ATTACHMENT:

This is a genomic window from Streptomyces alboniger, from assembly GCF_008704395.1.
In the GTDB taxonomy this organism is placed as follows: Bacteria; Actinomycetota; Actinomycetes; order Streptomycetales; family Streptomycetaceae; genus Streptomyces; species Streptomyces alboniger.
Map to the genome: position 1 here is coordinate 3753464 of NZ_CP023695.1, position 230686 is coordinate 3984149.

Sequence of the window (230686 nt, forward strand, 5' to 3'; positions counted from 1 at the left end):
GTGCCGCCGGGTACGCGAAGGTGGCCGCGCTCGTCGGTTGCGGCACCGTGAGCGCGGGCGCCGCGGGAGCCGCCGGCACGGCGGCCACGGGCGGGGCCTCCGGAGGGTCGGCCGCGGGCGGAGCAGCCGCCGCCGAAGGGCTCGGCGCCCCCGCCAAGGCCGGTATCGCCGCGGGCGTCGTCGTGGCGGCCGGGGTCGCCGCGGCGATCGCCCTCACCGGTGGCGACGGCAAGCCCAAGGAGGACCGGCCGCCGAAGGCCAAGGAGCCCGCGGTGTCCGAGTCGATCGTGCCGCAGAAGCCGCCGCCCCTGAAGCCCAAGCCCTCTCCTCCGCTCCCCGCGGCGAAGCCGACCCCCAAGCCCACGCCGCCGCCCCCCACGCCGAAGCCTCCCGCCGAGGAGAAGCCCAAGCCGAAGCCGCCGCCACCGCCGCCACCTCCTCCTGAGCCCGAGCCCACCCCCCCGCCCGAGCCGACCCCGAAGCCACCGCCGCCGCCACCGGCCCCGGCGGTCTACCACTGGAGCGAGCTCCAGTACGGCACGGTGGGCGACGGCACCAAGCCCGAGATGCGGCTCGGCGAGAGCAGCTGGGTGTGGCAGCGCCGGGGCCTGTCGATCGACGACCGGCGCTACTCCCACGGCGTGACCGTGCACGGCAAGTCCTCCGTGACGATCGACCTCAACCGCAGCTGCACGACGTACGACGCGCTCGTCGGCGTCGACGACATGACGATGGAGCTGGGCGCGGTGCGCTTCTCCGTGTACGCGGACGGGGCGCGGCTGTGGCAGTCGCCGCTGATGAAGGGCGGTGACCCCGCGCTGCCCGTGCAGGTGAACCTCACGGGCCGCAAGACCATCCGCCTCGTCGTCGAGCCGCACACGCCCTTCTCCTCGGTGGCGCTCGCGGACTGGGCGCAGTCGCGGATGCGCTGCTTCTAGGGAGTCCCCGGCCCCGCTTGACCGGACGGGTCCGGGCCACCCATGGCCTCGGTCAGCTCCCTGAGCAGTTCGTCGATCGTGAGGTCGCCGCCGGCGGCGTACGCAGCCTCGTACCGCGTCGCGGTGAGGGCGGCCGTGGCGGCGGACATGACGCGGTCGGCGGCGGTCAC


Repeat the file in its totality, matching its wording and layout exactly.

This is a genomic window from Streptomyces alboniger, from assembly GCF_008704395.1.
In the GTDB taxonomy this organism is placed as follows: Bacteria; Actinomycetota; Actinomycetes; order Streptomycetales; family Streptomycetaceae; genus Streptomyces; species Streptomyces alboniger.
Map to the genome: position 1 here is coordinate 3753464 of NZ_CP023695.1, position 230686 is coordinate 3984149.

Sequence of the window (230686 nt, forward strand, 5' to 3'; positions counted from 1 at the left end):
GTGCCGCCGGGTACGCGAAGGTGGCCGCGCTCGTCGGTTGCGGCACCGTGAGCGCGGGCGCCGCGGGAGCCGCCGGCACGGCGGCCACGGGCGGGGCCTCCGGAGGGTCGGCCGCGGGCGGAGCAGCCGCCGCCGAAGGGCTCGGCGCCCCCGCCAAGGCCGGTATCGCCGCGGGCGTCGTCGTGGCGGCCGGGGTCGCCGCGGCGATCGCCCTCACCGGTGGCGACGGCAAGCCCAAGGAGGACCGGCCGCCGAAGGCCAAGGAGCCCGCGGTGTCCGAGTCGATCGTGCCGCAGAAGCCGCCGCCCCTGAAGCCCAAGCCCTCTCCTCCGCTCCCCGCGGCGAAGCCGACCCCCAAGCCCACGCCGCCGCCCCCCACGCCGAAGCCTCCCGCCGAGGAGAAGCCCAAGCCGAAGCCGCCGCCACCGCCGCCACCTCCTCCTGAGCCCGAGCCCACCCCCCCGCCCGAGCCGACCCCGAAGCCACCGCCGCCGCCACCGGCCCCGGCGGTCTACCACTGGAGCGAGCTCCAGTACGGCACGGTGGGCGACGGCACCAAGCCCGAGATGCGGCTCGGCGAGAGCAGCTGGGTGTGGCAGCGCCGGGGCCTGTCGATCGACGACCGGCGCTACTCCCACGGCGTGACCGTGCACGGCAAGTCCTCCGTGACGATCGACCTCAACCGCAGCTGCACGACGTACGACGCGCTCGTCGGCGTCGACGACATGACGATGGAGCTGGGCGCGGTGCGCTTCTCCGTGTACGCGGACGGGGCGCGGCTGTGGCAGTCGCCGCTGATGAAGGGCGGTGACCCCGCGCTGCCCGTGCAGGTGAACCTCACGGGCCGCAAGACCATCCGCCTCGTCGTCGAGCCGCACACGCCCTTCTCCTCGGTGGCGCTCGCGGACTGGGCGCAGTCGCGGATGCGCTGCTTCTAGGGAGTCCCCGGCCCCGCTTGACCGGACGGGTCCGGGCCACCCATGGCCTCGGTCAGCTCCCTGAGCAGTTCGTCGATCGTGAGGTCGCCGCCGGCGGCGTACGCAGCCTCGTACCGCGTCGCGGTGAGGGCGGCCGTGGCGGCGGACATGACGCGGTCGGCGGCGGTCAC